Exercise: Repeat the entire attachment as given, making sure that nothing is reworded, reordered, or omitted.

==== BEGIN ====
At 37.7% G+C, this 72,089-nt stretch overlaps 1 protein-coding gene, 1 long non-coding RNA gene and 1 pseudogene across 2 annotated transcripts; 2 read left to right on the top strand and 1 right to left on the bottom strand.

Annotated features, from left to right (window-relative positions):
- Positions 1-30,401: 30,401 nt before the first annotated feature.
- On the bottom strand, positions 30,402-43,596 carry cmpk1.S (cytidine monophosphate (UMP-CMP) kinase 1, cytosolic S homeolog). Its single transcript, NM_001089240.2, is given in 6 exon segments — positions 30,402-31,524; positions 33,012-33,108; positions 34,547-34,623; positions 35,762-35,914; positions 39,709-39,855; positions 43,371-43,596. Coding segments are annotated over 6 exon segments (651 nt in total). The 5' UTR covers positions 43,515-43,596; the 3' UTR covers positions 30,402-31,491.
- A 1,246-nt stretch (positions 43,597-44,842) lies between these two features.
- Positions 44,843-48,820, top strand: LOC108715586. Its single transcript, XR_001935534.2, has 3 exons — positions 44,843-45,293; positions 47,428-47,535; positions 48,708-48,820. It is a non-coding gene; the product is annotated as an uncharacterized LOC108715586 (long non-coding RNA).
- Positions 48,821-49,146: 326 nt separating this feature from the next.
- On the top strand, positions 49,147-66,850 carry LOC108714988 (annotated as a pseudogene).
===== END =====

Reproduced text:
At 37.7% G+C, this 72,089-nt stretch overlaps 1 protein-coding gene, 1 long non-coding RNA gene and 1 pseudogene across 2 annotated transcripts; 2 read left to right on the top strand and 1 right to left on the bottom strand.

Annotated features, from left to right (window-relative positions):
- Positions 1-30,401: 30,401 nt before the first annotated feature.
- On the bottom strand, positions 30,402-43,596 carry cmpk1.S (cytidine monophosphate (UMP-CMP) kinase 1, cytosolic S homeolog). Its single transcript, NM_001089240.2, is given in 6 exon segments — positions 30,402-31,524; positions 33,012-33,108; positions 34,547-34,623; positions 35,762-35,914; positions 39,709-39,855; positions 43,371-43,596. Coding segments are annotated over 6 exon segments (651 nt in total). The 5' UTR covers positions 43,515-43,596; the 3' UTR covers positions 30,402-31,491.
- A 1,246-nt stretch (positions 43,597-44,842) lies between these two features.
- Positions 44,843-48,820, top strand: LOC108715586. Its single transcript, XR_001935534.2, has 3 exons — positions 44,843-45,293; positions 47,428-47,535; positions 48,708-48,820. It is a non-coding gene; the product is annotated as an uncharacterized LOC108715586 (long non-coding RNA).
- Positions 48,821-49,146: 326 nt separating this feature from the next.
- On the top strand, positions 49,147-66,850 carry LOC108714988 (annotated as a pseudogene).